The victory on Sunday made him the highest earning player in sport on this measure, according to Forbes, and that will naturally extend with each win this week.
Off-field earnings for star players often dwarf the on-field rewards of their sport, but Federer arrived at the O2 Arena having amassed an incredible $109,853,143 in prize money nonetheless.
He then added $191,000 for the Sock win and $105,000 from a participation fee, which the ATP confirmed is counted as prize money.
That brought Federer’s total to $110,149,682, while Tiger, after controversy and injury sparked a slide he may never fully recover from, has won a “mere” $110,061,012.
The next highest earning tennis player is Novak Djokovic, whose career winnings total $109,805,403. Rafael Nadal is a relative poor relation after that, not yet reaching nine figures; the last Big Four member, Andy Murray, is fourth among them, with career prize money just shy of $61 million.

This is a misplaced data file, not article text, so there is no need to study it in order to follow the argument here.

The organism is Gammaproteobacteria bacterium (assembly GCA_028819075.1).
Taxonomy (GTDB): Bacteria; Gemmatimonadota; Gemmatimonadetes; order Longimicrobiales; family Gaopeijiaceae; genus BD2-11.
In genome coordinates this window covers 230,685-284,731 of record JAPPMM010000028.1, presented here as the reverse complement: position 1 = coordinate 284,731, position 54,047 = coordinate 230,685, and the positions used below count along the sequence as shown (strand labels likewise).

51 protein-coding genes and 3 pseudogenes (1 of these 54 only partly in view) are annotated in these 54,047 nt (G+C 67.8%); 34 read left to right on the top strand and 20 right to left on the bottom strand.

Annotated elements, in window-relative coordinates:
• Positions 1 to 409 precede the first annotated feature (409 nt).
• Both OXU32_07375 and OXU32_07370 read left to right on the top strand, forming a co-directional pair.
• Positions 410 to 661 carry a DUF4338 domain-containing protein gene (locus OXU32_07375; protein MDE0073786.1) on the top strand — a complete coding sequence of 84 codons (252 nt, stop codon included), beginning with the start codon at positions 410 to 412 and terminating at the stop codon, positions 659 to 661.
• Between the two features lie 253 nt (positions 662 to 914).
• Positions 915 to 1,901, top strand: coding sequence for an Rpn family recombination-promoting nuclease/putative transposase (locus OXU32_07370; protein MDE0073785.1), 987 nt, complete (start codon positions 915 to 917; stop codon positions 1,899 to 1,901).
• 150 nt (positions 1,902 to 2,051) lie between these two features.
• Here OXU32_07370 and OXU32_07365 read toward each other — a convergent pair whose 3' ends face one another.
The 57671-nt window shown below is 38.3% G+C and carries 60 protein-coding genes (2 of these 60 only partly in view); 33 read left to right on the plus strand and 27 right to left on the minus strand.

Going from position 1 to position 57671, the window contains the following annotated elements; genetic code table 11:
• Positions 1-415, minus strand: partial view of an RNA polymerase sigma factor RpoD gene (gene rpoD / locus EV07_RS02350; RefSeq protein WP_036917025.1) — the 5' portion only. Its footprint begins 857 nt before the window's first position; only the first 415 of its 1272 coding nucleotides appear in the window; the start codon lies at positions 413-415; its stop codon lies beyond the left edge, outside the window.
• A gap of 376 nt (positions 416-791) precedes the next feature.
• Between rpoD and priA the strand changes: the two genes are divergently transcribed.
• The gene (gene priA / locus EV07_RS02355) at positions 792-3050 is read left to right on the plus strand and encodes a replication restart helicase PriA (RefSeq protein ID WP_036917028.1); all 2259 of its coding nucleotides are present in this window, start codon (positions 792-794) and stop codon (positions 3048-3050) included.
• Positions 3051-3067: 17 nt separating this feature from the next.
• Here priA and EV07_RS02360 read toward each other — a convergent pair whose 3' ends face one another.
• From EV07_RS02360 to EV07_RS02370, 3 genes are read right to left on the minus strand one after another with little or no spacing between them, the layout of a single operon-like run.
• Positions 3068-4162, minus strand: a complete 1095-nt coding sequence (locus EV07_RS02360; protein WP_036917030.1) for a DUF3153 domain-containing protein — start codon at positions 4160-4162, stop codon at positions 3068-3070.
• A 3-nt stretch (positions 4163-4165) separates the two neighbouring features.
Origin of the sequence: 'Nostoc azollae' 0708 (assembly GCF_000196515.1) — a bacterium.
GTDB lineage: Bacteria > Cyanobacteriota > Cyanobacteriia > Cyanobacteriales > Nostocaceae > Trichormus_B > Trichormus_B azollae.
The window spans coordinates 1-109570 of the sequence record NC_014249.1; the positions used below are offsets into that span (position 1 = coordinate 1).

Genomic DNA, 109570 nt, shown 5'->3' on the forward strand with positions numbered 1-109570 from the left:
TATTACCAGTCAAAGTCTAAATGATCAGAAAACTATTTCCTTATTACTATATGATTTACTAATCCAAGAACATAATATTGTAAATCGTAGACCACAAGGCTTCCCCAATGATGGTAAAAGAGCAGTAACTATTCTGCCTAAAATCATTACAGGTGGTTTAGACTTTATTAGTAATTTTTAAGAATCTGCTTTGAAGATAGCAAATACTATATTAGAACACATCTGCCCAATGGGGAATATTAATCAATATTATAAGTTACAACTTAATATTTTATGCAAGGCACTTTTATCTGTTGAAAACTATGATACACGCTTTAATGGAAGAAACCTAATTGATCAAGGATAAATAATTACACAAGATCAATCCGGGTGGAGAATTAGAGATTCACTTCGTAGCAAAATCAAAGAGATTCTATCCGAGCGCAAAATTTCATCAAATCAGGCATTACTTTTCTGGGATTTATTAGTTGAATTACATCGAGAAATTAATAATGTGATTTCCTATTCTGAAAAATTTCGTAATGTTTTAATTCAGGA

There was more on offer for 36-year-old Federer here, too. He was due another $28,000 appearance fee for facing Alexander Zverev on Tuesday night and the winner of that match will earn a $191,000 prize; semifinal triumphs at the finals earn $585,000, and the final bounty is $1.2 million — with a bonus for any player who can go undefeated through the tournament.
A lot of players and pundits have been pointing out this week that is a long, hard season at the top of tennis. It’s a pretty lucrative one, too.
Will Uncle Toni stay on Rafa’s team?
Amid all the hullaballoo surrounding Nadal’s withdrawal from the finals through injury, the departure of coach Toni Nadal from the world No. 1’s team passed by almost unacknowledged.
The Spaniard’s painful defeat to David Goffin on Monday signalled the end of his season, and the point at which his uncle planned to step down and concentrate on academy work.